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Weathering patterns of ignitable liquids with the advanced distillation curve method.

1. Introduction

Fires are responsible for the loss of approximately $6 billion annually in the United States, and approximately $2 billion of this total is due to arson fires. Moreover, each year approximately 500 people die in the U.S. in arson fires (1). The investigation of arson fires results in a surprisingly low arrest rate (approximately 19 %), and a very low conviction rate (approximately 2 %). On the other hand, there is reason to think that many past convictions for arson and arson related homicides are in fact unjustified (2), (3). The main reason for these problems is the absence of a clear profile of a typical arsonist, but the difficulty inherent in the chemical analysis of fire debris for residual accelerant (or the more modern term, ignitable liquid) is a contributing factor as well.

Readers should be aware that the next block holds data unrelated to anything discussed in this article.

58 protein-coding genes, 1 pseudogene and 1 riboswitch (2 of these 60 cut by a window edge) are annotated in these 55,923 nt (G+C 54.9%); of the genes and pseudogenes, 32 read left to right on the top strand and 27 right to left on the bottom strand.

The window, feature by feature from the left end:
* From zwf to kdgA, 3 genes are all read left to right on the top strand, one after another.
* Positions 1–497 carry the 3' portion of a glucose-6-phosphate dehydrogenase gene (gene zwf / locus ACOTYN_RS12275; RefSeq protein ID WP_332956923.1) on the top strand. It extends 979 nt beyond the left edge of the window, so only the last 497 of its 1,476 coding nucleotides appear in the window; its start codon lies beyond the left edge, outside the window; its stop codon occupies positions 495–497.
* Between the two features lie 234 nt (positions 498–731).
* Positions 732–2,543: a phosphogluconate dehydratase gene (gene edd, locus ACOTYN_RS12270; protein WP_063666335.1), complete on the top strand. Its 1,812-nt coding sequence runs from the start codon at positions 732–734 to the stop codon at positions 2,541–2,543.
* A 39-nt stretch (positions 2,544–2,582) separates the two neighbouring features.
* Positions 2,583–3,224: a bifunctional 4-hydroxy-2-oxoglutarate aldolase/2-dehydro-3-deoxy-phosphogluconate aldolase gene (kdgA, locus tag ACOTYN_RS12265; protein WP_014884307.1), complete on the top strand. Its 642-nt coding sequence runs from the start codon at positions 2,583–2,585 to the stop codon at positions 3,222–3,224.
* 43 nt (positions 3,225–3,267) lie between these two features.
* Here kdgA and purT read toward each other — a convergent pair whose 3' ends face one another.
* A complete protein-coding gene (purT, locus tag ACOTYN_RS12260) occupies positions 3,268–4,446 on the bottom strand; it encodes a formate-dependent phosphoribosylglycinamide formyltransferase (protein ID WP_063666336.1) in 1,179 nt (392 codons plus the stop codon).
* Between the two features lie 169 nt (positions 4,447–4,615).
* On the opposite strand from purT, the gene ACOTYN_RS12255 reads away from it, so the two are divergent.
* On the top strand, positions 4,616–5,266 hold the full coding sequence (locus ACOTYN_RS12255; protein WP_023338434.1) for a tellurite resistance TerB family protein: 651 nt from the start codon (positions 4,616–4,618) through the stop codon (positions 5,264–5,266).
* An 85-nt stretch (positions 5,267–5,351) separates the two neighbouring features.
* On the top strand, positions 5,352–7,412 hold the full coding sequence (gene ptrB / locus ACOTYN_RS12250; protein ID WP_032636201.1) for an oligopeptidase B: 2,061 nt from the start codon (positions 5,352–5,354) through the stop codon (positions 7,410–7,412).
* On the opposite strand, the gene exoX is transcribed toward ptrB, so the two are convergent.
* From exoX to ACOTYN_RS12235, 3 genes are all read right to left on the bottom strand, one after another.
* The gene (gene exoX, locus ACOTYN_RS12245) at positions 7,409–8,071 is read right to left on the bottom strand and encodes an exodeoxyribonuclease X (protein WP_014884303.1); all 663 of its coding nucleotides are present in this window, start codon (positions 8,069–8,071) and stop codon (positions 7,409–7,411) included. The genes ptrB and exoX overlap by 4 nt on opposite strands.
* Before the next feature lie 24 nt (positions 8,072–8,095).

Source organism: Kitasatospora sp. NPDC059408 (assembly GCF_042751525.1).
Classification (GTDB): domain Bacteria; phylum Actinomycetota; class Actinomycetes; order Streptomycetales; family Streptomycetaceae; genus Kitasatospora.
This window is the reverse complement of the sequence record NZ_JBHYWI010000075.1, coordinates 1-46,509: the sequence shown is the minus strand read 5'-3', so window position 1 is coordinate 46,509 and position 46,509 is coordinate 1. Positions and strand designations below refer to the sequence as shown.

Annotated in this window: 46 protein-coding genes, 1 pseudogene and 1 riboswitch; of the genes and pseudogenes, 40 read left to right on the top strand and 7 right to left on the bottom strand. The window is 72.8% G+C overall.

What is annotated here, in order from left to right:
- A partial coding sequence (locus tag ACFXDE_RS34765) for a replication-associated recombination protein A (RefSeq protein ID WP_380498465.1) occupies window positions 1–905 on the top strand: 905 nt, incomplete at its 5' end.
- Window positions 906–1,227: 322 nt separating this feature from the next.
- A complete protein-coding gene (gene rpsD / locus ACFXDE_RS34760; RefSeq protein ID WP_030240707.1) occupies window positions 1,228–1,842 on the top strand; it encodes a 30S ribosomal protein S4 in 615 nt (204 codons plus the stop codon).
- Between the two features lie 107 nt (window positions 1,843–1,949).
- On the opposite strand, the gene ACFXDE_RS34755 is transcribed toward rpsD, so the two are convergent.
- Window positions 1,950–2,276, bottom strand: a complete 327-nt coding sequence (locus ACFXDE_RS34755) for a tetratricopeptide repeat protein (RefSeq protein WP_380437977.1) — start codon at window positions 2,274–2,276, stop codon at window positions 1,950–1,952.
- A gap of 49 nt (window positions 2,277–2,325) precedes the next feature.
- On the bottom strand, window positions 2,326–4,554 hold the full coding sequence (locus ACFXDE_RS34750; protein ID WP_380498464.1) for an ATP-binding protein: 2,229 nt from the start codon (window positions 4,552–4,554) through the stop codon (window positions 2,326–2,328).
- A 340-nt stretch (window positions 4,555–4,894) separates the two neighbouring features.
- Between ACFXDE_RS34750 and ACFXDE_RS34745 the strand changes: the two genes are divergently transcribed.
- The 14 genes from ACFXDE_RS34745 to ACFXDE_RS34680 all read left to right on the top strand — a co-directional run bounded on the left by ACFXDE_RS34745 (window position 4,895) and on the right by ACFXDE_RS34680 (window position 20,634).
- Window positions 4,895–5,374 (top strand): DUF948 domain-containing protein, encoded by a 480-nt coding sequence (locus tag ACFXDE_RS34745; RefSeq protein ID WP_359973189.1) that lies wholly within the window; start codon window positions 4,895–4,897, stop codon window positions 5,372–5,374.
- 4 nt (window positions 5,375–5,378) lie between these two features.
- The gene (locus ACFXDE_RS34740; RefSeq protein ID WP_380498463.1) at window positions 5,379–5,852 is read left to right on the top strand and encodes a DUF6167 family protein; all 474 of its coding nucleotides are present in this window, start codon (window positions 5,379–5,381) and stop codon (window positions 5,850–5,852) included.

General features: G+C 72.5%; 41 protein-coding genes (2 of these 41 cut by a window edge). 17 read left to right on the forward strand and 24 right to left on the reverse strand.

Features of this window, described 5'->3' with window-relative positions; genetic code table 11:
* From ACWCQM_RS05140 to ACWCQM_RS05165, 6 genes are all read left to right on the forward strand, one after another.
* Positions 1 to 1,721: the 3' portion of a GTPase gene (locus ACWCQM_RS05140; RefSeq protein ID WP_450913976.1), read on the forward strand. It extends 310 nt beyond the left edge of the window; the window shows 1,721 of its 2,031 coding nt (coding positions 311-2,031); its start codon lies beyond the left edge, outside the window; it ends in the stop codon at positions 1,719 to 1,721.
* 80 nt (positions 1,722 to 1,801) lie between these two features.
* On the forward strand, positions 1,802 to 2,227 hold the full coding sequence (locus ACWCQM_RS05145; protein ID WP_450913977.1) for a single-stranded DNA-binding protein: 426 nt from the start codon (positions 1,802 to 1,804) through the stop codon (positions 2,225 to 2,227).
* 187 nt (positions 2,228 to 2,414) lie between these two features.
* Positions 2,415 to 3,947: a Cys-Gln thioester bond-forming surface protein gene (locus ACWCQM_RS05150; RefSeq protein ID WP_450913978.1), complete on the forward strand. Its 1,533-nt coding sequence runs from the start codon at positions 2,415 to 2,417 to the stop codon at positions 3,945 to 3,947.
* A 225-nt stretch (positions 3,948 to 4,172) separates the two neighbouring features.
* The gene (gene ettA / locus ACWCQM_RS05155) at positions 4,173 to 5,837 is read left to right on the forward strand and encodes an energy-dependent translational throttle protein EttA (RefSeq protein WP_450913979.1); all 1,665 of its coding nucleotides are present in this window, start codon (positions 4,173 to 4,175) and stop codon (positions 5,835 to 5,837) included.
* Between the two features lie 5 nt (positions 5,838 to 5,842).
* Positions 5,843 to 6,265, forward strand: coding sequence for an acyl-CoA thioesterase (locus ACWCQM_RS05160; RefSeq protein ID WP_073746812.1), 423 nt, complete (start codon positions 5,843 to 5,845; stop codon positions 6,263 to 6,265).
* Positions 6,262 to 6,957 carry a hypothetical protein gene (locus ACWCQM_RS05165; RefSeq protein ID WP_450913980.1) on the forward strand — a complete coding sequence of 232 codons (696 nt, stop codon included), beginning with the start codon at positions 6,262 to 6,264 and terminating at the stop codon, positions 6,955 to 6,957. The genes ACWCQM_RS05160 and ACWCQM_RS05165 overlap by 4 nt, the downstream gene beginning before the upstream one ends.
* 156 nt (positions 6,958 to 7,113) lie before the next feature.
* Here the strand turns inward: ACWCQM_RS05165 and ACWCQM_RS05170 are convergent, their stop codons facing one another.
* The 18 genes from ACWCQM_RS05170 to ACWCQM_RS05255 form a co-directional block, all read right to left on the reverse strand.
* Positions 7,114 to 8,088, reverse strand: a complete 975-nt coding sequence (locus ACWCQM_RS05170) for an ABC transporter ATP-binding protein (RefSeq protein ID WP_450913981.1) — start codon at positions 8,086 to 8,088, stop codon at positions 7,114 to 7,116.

Many ignitable liquids can be used to start an arson fire, the most common being gasoline, kerosene, charcoal lighter fluid, paint thinners and solvents, and other less common fuels (4), (5). Attention is even being paid to the new alternative fuels such as biodiesel fuel as potential ignitable liquids (6). Forensic scientists and criminalists must routinely identify and characterize the accelerant or ignitable liquid in a credible, defensible manner. The analysis of fire debris for the presence of residual ignitable liquid has long been an accepted and routine aspect of arson investigations. The techniques available for such analyses have evolved dramatically in recent years. The application of sophisticated techniques, such as nuclear magnetic resonance spectroscopy ((1) H and (13) C), fluorescence spectroscopy, second derivative ultraviolet spectroscopy, as well as gas and liquid chromatographic techniques, have been used (7-9). The nature of ignitable liquids as multi-component, moderately volatile fluids makes the technique of gas chromatography the most important and widely used method for fire debris analysis (10), (11). Indeed, the majority of liquid residue analyses done in forensic labs utilize gas chromatography with some combination of detectors and peripherals (4), (5), (12-19). The most common is gas chromatography with mass spectrometry as the detector (20-24).